Subjects revelled in their sudden ability to travel seemingly at will through space and time, using it to visit Elizabethan England, the banks of the Ganges, or Wordsworthian scenes from their childhood. The impediment of a body is gone, as is one’s identity, yet, paradoxically, a perceiving and recording “I” still exists. Several volunteers used the metaphor of a camera being pulled back on the scene of their lives, to a point where matters that had once seemed daunting now appeared manageable—smoking, cancer, even death. Their accounts are reminiscent of the “overview effect” described by astronauts who have glimpsed the earth from a great distance, an experience that some of them say permanently altered their priorities. Roland Griffiths likens the therapeutic experience of psilocybin to a kind of “inverse P.T.S.D.”—“a discrete event that produces persisting positive changes in attitudes, moods, and behavior, and presumably in the brain.”

Death looms large in the journeys taken by the cancer patients. A woman I’ll call Deborah Ames, a breast-cancer survivor in her sixties (she asked not to be identified), described zipping through space as if in a video game until she arrived at the wall of a crematorium and realized, with a fright, “I’ve died and now I’m going to be cremated. The next thing I know, I’m below the ground in this gorgeous forest, deep woods, loamy and brown. There are roots all around me and I’m seeing the trees growing, and I’m part of them. It didn’t feel sad or happy, just natural, contented, peaceful. I wasn’t gone. I was part of the earth.” Several patients described edging up to the precipice of death and looking over to the other side. Tammy Burgess, given a diagnosis of ovarian cancer at fifty-five, found herself gazing across “the great plain of consciousness. It was very serene and beautiful. I felt alone but I could reach out and touch anyone I’d ever known. When my time came, that’s where my life would go once it left me and that was O.K.”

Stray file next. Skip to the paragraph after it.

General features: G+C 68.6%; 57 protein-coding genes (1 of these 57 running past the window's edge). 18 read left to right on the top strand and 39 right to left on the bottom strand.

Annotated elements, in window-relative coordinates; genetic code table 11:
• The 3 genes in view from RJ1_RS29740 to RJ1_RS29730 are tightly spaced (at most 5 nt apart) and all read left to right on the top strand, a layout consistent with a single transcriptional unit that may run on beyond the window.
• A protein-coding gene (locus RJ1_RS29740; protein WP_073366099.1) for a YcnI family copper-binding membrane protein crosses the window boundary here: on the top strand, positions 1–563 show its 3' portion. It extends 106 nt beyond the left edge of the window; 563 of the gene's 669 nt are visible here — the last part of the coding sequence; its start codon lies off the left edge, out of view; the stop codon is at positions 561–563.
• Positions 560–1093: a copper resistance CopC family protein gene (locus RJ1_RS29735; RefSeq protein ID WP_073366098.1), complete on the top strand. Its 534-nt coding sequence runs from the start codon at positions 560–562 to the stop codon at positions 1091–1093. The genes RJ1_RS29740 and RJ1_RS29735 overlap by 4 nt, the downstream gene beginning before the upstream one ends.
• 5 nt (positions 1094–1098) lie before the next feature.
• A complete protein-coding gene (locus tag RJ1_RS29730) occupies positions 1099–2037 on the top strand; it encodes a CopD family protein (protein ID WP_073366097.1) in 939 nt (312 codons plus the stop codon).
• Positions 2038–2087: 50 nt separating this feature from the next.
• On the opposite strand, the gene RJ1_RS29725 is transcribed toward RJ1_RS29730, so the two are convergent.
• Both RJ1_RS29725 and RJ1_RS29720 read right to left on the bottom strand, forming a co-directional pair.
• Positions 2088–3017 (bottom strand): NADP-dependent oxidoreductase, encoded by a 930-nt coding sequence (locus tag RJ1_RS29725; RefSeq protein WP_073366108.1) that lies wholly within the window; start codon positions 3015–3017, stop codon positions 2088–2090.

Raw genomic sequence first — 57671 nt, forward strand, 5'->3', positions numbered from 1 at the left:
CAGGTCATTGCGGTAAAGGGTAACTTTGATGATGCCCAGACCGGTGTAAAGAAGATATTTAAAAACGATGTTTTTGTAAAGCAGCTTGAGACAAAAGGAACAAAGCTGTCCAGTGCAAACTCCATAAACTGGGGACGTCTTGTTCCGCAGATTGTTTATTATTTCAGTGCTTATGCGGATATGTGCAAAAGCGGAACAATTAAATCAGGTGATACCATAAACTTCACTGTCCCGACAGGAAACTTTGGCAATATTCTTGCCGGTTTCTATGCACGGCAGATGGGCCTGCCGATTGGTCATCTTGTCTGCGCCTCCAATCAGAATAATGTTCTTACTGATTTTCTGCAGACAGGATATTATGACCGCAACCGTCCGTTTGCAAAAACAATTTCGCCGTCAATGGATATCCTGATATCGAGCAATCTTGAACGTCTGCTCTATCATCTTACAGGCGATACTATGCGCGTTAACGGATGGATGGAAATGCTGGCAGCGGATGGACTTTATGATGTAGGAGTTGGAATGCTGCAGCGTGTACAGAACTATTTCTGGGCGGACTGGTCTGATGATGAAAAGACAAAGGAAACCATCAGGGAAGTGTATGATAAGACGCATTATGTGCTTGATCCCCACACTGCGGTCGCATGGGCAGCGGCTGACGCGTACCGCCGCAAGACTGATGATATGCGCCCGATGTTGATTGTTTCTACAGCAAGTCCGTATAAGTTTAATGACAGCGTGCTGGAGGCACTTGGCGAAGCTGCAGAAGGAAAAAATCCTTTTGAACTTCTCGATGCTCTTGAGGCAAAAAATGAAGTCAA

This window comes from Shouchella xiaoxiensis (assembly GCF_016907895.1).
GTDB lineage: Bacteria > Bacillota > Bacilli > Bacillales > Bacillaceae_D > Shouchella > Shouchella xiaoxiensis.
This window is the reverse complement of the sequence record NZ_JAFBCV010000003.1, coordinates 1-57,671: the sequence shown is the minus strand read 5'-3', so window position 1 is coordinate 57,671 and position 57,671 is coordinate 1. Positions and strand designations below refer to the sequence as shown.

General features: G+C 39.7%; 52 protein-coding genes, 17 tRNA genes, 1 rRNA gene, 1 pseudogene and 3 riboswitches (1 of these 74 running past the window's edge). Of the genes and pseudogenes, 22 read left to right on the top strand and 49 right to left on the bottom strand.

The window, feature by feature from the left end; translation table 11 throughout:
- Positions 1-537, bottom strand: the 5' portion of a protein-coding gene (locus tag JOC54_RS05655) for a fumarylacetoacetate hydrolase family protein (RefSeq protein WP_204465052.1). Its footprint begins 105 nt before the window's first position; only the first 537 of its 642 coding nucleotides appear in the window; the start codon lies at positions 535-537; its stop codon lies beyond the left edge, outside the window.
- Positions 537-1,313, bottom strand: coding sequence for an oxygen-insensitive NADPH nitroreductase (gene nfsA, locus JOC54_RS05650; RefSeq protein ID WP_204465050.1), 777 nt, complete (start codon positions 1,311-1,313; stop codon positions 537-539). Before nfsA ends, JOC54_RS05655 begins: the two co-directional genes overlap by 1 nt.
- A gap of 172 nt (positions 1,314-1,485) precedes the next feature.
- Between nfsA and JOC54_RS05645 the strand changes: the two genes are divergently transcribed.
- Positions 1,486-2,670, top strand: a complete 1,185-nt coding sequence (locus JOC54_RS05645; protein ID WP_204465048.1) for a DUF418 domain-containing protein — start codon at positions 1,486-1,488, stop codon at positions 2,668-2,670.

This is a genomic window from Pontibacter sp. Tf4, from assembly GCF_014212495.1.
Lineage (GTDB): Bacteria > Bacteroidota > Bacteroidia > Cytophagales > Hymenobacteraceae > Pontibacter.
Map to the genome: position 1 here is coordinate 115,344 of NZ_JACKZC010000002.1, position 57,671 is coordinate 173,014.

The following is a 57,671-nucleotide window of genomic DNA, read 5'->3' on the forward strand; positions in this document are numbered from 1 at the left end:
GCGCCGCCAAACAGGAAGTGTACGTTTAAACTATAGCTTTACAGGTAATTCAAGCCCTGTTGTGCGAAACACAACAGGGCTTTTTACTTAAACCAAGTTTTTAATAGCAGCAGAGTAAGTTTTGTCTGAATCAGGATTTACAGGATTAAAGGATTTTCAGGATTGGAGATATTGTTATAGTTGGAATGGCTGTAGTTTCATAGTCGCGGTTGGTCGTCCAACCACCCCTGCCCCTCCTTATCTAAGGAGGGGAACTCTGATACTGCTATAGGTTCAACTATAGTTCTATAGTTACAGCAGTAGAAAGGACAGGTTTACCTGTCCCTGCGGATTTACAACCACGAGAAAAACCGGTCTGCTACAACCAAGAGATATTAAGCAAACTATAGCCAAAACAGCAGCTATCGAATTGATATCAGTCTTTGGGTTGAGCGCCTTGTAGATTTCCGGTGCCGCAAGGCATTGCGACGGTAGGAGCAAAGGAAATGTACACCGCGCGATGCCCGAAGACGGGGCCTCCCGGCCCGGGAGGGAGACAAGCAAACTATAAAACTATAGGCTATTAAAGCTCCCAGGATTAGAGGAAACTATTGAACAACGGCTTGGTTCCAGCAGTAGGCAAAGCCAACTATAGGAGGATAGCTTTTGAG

I was struck by how the descriptions of psychedelic journeys differed from the typical accounts of dreams. For one thing, most people’s recall of their journey is not just vivid but comprehensive, the narratives they reconstruct seamless and fully accessible, even years later. They don’t regard these narratives as “just a dream,” the evanescent products of fantasy or wish fulfillment, but, rather, as genuine and sturdy experiences. This is the “noetic” quality that students of mysticism often describe: the unmistakable sense that whatever has been learned or witnessed has the authority and the durability of objective truth. “You don’t get that on other drugs,” as Roland Griffiths points out; after the fact, we’re fully aware of, and often embarrassed by, the inauthenticity of the drug experience.

This might help explain why so many cancer patients in the trials reported that their fear of death had lifted or at least abated: they had stared directly at death and come to know something about it, in a kind of dress rehearsal. “A high-dose psychedelic experience is death practice,” Katherine MacLean, the former Hopkins psychologist, said. “You’re losing everything you know to be real, letting go of your ego and your body, and that process can feel like dying.” And yet you don’t die; in fact, some volunteers become convinced by the experience that consciousness may somehow survive the death of their bodies.